With the new boss settled and new blood coming through the ranks, will the game's metronome continue to figure in world rugby, or has Jonny Wilkinson’s expiry date been reached?
Wilkinson will not be going anywhere in the short term—as long as his notorious shaky body holds up. With a litany of injury history, Jonny was inconspicuously absent during the bulk of the horrific championship reign of the England team. It has been his run of absences that has allowed for young up and comers to move through the international ranks.
His representative career began in Newcastle, initially playing at inside centre. He was not an assured fixture in the mighty Falcons team, with international capped players such as the fearsome Inha Tuigamala and British Lion Alan Tait. The Black and whites won the premiership title that season. In 1998 he earned his first international call up—being idle on the bench for his first official game. He came from the bench against Ireland in April of 1998, aged 18.
His first international tour was truly disastrous, being part of the ill fated tour to Australasia, in which England was destroyed by the All Blacks and the Wallabies—the latter defeating the English their worst defeat in history, 76-0. Purists of English rugby will argue that this was the catalyst for their eventual climb to world supremacy.
By 1999 Wilkinson became a starter in the England team, playing all of their matches in the Five Nations. England was coming of four consecutive Triple Crowns in the tournament, but even Wilkinson couldn’t prevent Scotland’s breakthrough win in 1999.
He figured in England’s failed 1999 World Cup campaign, but was not a regular starter, being rested for some pool games and being benched against the 44-21 drubbing against the Springboks to exit in the quarter finals. Many blamed Clive Woodward’s selection policies and lack of consistency especially considering Wilkinson as their ultimate demise.
In 2000 Wilkinson and England came of age, with only a loss to Scotland denying England a Six Nations Grand Slam. In England’s tour of South Africa, Wilkinson effectively won the second test against the Springboks, kicking all of their points in a landmark 27-22 win. At the end of the year he was instrumental in England claiming the scalps of the Puma’s, Wallabies and again the Boks.
2001 was a mixed year for Wilkinson, with England claiming the Six Nations over point’s difference from Ireland—and recording the Five/Six Nations record for most points in a match with 35 against Italy. Jonny was selected for his British Lions against World Champions Australia, and was blamed by many for the Lions second test loss with a poor performance against a very good Wallaby team.
2002 saw Wilkinson’s England miss out on a third consecutive Six Nations title, being denied by France whom recorded a Grand Slam by defeating England in Paris. The End of 2002 saw England and Wilkinson confirmed as World powers, claiming a Trifecta over the South Hemisphere giants, defeating the Wallabies, All Blacks, and annihilating the Springboks 53-3.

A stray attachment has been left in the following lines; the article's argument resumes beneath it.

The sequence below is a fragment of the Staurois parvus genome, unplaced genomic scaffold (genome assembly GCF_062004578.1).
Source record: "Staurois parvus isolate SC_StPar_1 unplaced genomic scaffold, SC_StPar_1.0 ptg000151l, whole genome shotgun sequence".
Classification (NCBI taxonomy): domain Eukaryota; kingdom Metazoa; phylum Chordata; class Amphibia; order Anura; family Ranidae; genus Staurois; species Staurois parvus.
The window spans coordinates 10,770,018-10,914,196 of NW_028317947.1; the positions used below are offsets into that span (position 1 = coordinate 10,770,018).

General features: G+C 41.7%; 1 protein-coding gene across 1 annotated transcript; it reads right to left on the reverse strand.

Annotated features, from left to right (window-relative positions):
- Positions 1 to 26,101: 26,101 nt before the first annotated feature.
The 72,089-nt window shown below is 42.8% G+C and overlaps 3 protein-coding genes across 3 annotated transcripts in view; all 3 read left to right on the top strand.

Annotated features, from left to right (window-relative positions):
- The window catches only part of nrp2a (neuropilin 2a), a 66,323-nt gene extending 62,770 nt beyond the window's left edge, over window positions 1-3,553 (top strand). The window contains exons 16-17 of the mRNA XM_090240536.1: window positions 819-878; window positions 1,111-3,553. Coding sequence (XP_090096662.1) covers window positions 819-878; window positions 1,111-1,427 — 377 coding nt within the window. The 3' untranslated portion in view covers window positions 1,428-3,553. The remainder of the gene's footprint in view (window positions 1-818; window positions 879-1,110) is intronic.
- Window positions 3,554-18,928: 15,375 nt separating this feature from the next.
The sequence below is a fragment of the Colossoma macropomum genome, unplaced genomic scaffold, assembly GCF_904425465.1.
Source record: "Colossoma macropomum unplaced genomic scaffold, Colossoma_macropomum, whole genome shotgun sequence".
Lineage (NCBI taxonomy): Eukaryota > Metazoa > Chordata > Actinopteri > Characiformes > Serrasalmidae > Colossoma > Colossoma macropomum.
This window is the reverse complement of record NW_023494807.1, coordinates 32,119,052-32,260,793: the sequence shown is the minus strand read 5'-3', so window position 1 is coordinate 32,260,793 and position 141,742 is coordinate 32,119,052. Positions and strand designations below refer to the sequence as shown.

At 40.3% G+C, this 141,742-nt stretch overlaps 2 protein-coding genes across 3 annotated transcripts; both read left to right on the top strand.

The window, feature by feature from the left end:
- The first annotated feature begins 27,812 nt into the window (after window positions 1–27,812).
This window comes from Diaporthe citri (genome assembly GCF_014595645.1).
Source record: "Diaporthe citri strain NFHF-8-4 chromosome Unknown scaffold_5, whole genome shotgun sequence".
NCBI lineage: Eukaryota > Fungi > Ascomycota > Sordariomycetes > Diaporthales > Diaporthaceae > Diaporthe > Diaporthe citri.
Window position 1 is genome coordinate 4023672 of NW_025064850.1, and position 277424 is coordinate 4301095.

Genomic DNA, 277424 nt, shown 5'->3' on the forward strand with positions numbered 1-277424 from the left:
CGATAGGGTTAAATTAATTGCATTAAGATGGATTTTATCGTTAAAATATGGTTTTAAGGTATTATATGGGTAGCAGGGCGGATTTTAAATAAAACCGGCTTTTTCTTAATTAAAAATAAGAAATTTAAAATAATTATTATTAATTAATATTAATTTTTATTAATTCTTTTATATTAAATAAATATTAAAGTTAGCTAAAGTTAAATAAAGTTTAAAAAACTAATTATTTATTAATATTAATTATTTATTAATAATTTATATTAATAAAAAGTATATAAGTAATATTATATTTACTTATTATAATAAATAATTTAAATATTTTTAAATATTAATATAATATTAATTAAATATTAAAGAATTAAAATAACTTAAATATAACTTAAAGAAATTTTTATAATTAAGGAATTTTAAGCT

Of course 2003 was the apex of the Wilkinson and England era. They claimed a Six Nations Grand Slam, defeated the All Blacks and Wallabies in their own backyards, and won the World Cup, with Jonny kicking the winning drop goal.
It is this proud history that will ensure that Wilkinson, will remain a fixture in the England team. Martin Johnson, the New England rugby monarch—has a well recorded affection for Wilkinson, knowing too well the impact of Jonny in Martin’s reign as eventual World Cup winning captain.
Naturally, there is now competition for the number 10 position, with young Wasps prodigy Danny Cipriani coming to prominence. Some would argue that it is this new breed that is affecting English rugby negatively.
England’s power comes from control and power up front. Electric young talents like “Celebrani” can score a decisive try (as he did in Wasps recent Heineken Cup loss), but as proven in the same game, he cannot control a game for 80 minutes.
Not like Jonny can.
Wilkinson, the charming lad from Surrey, is now an integral part of England folklore, and will not be consigned to the scrap heap. Failing this, he could be an attractive option for inside centre, at the least for his ability to guide the young players and his defensive work.
At the least, he will remain in the England set up as a mentor to the young English players, with Wilkinson’s work ethic and pride for the jersey legendary. Beyond this, he will continue with his focus on the Rugby community, but it will be a while before we see the back of the current World Record point’s scorer of test match history.